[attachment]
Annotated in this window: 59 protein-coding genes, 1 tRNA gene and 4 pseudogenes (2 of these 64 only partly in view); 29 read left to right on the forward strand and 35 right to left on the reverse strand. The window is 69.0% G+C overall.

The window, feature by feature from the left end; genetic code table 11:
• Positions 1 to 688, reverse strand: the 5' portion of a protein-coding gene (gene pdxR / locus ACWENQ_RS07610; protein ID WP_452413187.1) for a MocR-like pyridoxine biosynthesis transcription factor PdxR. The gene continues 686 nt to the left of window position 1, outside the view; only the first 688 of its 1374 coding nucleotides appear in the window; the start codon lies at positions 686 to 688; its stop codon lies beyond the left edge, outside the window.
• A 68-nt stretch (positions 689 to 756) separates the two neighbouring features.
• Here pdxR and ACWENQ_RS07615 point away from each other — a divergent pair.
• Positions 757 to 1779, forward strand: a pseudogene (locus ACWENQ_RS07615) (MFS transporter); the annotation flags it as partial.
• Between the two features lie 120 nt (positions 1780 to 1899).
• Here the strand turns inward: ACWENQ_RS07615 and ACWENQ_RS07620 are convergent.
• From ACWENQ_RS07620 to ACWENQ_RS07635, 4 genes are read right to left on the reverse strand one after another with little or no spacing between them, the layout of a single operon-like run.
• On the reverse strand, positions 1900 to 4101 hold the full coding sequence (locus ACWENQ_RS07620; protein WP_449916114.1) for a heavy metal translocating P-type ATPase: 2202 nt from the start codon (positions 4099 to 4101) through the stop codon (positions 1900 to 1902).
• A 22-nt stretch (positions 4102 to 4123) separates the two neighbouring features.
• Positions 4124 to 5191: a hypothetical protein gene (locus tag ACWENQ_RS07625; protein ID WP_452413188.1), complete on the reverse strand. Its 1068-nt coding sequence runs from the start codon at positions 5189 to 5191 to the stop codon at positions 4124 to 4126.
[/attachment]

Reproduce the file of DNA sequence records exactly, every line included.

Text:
Annotated in this window: 59 protein-coding genes, 1 tRNA gene and 4 pseudogenes (2 of these 64 only partly in view); 29 read left to right on the forward strand and 35 right to left on the reverse strand. The window is 69.0% G+C overall.

The window, feature by feature from the left end; genetic code table 11:
• Positions 1 to 688, reverse strand: the 5' portion of a protein-coding gene (gene pdxR / locus ACWENQ_RS07610; protein ID WP_452413187.1) for a MocR-like pyridoxine biosynthesis transcription factor PdxR. The gene continues 686 nt to the left of window position 1, outside the view; only the first 688 of its 1374 coding nucleotides appear in the window; the start codon lies at positions 686 to 688; its stop codon lies beyond the left edge, outside the window.
• A 68-nt stretch (positions 689 to 756) separates the two neighbouring features.
• Here pdxR and ACWENQ_RS07615 point away from each other — a divergent pair.
• Positions 757 to 1779, forward strand: a pseudogene (locus ACWENQ_RS07615) (MFS transporter); the annotation flags it as partial.
• Between the two features lie 120 nt (positions 1780 to 1899).
• Here the strand turns inward: ACWENQ_RS07615 and ACWENQ_RS07620 are convergent.
• From ACWENQ_RS07620 to ACWENQ_RS07635, 4 genes are read right to left on the reverse strand one after another with little or no spacing between them, the layout of a single operon-like run.
• On the reverse strand, positions 1900 to 4101 hold the full coding sequence (locus ACWENQ_RS07620; protein WP_449916114.1) for a heavy metal translocating P-type ATPase: 2202 nt from the start codon (positions 4099 to 4101) through the stop codon (positions 1900 to 1902).
• A 22-nt stretch (positions 4102 to 4123) separates the two neighbouring features.
• Positions 4124 to 5191: a hypothetical protein gene (locus tag ACWENQ_RS07625; protein ID WP_452413188.1), complete on the reverse strand. Its 1068-nt coding sequence runs from the start codon at positions 5189 to 5191 to the stop codon at positions 4124 to 4126.